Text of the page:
Invasive and Other Problematic Species and Genes:Problematic Native Species:Competition, predation and/or habitat degradation by kangaroos and wallabies Commonwealth Listing Advice on Prasophyllum pruinosum (Plum Leek-orchid) (Threatened Species Scientific Committee (TSSC), 2010aa) [Listing Advice].
Regional Recovery Plan for Threatened Species & Ecological Communities of Adelaide and Mount Lofty Ranges 2009-2014 (Willson, A. & J. Bignall, 2009a) [State Recovery Plan].
Natural System Modifications:Fire and Fire Suppression:Inappropriate and/or changed fire regimes (frequency, timing, intensity) Regional Recovery Plan for Threatened Species & Ecological Communities of Adelaide and Mount Lofty Ranges 2009-2014 (Willson, A. & J. Bignall, 2009a) [State Recovery Plan].
Natural System Modifications:Fire and Fire Suppression:Inappropriate prescribed regimes and/or vegetation management to control fire regimes Commonwealth Listing Advice on Prasophyllum pruinosum (Plum Leek-orchid) (Threatened Species Scientific Committee (TSSC), 2010aa) [Listing Advice].
Residential and Commercial Development:Housing and Urban Areas:Habitat loss, modification and fragmentation due to urban development Commonwealth Listing Advice on Prasophyllum pruinosum (Plum Leek-orchid) (Threatened Species Scientific Committee (TSSC), 2010aa) [Listing Advice].
Regional Recovery Plan for Threatened Species & Ecological Communities of Adelaide and Mount Lofty Ranges 2009-2014 (Willson, A. & J. Bignall, 2009a) [State Recovery Plan].
Transportation and Service Corridors:Roads and Railroads:Development and/or maintenance of roads Commonwealth Listing Advice on Prasophyllum pruinosum (Plum Leek-orchid) (Threatened Species Scientific Committee (TSSC), 2010aa) [Listing Advice].

Bates, R.J., ed. (2007). South Australian native orchids. Electronic version, October 2007. Native Orchid Society of South Australia.

Council of Heads of Australasian Herbaria (CHAH) (2010). Australian Plant Census. [Online]. Australian National Herbarium, Australian National Botanic Gardens and Australian Biological Resources Study . Available from: http://www.anbg.gov.au/chah/apc/.

EPBC Referral (2010). Notification of REFERRAL DECISION - not controlled action if undertaken in a particular manner - Strategic Fire Break, Sheoak Road, Belair, SA (EPBC Referral 2010/5728).

Jones, D.L. (2006). A complete guide to Native Orchids of Australia, including the island Territories. Sydney, NSW: New Holland Publishers (Australia) Pty Ltd.

Nature Conservation Society of South Australia (NCSSA) (2009). Belair National Park Trails Masterplan: draft response. [Online]. Available from: http://www.ncssa.asn.au/index.php?option=com_content&task=view&id=215&Itemid=1.

South Australian Department of the Environment and Heritage (SA DEH) (2009). Lofty Block Threatened Orchid Database. Unpublished data from surveys in 2008.

State Herbarium of South Australia (2009). Adelaide Herbarium Database. Unpublished data, provided to the Commonwealth Department of the Environment, Water, Heritage and the Arts, March 2009.

Threatened Species Scientific Committee (TSSC) (2010aa). Commonwealth Listing Advice on Prasophyllum pruinosum (Plum Leek-orchid). [Online]. Department of the Environment, Water, Heritage and the Arts. Canberra, ACT: Department of the Environment, Water, Heritage and the Arts. Available from: http://www.environment.gov.au/biodiversity/threatened/species/pubs/11821-listing-advice.pdf.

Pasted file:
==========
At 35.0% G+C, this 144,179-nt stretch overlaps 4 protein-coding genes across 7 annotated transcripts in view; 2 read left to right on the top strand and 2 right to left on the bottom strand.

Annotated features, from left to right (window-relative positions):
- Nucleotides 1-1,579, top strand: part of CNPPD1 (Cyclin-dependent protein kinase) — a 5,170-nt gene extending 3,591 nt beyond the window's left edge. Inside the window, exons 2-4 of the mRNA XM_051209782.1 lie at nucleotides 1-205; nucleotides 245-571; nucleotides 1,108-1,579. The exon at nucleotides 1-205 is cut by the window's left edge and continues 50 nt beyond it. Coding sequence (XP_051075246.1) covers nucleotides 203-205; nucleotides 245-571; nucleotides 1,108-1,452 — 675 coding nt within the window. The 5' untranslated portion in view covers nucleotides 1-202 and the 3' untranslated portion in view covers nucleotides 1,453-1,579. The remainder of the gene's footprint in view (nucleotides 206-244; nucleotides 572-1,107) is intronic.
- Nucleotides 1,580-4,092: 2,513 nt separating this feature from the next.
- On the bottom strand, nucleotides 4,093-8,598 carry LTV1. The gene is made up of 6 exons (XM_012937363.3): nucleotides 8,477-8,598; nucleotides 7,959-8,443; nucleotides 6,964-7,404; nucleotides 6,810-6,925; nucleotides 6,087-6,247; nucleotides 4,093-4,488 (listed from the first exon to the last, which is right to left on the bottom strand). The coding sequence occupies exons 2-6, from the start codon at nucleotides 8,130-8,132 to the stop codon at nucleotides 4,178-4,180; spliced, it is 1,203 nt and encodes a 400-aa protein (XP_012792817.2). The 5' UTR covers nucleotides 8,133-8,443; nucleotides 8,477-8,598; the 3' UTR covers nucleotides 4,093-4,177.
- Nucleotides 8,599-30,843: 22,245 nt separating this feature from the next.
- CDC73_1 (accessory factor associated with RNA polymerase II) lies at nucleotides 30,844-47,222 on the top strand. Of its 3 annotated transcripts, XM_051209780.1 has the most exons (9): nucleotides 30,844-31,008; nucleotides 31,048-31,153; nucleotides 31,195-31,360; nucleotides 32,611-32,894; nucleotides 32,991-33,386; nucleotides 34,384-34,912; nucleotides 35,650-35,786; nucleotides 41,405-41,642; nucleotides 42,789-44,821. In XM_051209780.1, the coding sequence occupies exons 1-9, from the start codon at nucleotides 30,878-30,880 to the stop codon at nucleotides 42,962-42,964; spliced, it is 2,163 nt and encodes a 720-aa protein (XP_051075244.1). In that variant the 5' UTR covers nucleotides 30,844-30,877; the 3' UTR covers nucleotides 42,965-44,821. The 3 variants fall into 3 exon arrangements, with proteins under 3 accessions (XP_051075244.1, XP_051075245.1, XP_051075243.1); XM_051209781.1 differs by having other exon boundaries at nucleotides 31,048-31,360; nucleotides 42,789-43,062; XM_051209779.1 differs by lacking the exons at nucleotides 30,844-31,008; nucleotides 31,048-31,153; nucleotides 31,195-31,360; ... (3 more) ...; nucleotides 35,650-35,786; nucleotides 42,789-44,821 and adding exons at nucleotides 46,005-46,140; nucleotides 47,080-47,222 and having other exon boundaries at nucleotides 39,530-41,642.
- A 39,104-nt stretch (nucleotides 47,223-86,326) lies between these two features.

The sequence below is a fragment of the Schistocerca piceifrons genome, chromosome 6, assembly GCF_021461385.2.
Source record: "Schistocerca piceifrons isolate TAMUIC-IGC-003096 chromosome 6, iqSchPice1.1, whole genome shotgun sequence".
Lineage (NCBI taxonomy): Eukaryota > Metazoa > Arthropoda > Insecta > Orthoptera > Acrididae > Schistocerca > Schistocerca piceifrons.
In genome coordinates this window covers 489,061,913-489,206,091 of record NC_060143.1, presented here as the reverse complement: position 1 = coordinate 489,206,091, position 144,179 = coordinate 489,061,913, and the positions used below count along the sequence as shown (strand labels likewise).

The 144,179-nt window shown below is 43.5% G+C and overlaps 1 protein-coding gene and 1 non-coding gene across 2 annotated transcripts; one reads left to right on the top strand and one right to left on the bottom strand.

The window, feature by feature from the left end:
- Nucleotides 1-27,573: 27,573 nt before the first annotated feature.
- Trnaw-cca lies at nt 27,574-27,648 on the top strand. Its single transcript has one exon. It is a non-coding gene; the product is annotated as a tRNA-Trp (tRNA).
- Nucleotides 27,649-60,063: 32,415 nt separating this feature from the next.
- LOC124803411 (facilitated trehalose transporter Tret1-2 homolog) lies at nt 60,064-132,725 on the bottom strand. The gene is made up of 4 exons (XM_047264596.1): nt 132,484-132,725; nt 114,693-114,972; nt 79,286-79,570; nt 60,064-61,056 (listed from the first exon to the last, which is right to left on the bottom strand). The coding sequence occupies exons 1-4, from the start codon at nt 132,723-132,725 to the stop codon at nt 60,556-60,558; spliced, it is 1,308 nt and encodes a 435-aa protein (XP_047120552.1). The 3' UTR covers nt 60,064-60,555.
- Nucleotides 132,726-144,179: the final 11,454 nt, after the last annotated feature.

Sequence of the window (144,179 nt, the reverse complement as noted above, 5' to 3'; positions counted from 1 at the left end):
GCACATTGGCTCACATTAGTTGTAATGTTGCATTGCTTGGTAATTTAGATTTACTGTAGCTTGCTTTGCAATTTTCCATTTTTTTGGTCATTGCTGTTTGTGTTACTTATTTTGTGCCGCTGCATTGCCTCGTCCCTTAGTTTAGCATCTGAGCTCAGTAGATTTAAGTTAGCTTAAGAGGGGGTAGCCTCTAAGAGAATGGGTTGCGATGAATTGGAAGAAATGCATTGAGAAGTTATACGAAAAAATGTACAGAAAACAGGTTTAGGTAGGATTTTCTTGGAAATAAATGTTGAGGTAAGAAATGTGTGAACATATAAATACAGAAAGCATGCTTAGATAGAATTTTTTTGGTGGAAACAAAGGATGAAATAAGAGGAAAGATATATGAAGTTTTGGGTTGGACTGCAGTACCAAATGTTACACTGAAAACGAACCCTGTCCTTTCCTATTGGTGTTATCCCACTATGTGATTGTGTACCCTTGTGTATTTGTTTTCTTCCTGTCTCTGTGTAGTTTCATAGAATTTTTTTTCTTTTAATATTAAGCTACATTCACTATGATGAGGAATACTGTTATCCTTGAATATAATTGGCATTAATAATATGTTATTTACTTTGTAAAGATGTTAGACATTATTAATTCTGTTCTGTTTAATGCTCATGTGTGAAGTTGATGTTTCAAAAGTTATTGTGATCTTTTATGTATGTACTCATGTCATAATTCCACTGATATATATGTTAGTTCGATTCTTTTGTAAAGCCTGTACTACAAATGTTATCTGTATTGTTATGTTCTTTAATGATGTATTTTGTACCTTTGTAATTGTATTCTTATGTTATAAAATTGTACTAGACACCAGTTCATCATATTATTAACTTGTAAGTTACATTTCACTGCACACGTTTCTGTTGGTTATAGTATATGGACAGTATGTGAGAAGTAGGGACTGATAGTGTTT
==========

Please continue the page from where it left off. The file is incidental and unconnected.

Threatened Species Scientific Committee (TSSC) (2010am). Commonwealth Conservation Advice on Prasophyllum pruinosum (Plum Leek-orchid). [Online]. Department of the Environment, Water, Heritage and the Arts. Canberra, ACT: Department of the Environment, Water, Heritage and the Arts. Available from: http://www.environment.gov.au/biodiversity/threatened/species/pubs/11821-conservation-advice.pdf.

Vallee, L., T. Hogbin, L. Monks, B. Makinson, M. Matthes & M. Rossetto (2004). Guidelines for the translocation of threatened plants in Australia - Second Edition. Canberra, ACT: Australian Network for Plant Conservation.

EPBC Act email updates can be received via the Communities for Communities newsletter and the EPBC Act newsletter.

This database is designed to provide statutory, biological and ecological information on species and ecological communities, migratory species, marine species, and species and species products subject to international trade and commercial use protected under the Environment Protection and Biodiversity Conservation Act 1999 (the EPBC Act). It has been compiled from a range of sources including listing advice, recovery plans, published literature and individual experts. While reasonable efforts have been made to ensure the accuracy of the information, no guarantee is given, nor responsibility taken, by the Commonwealth for its accuracy, currency or completeness. The Commonwealth does not accept any responsibility for any loss or damage that may be occasioned directly or indirectly through the use of, or reliance on, the information contained in this database. The information contained in this database does not necessarily represent the views of the Commonwealth. This database is not intended to be a complete source of information on the matters it deals with. Individuals and organisations should consider all the available information, including that available from other sources, in deciding whether there is a need to make a referral or apply for a permit or exemption under the EPBC Act.

Citation: Department of the Environment (2014). Prasophyllum pruinosum in Species Profile and Threats Database, Department of the Environment, Canberra. Available from: http://www.environment.gov.au/sprat. Accessed Tue, 29 Jul 2014 01:09:43 +1000.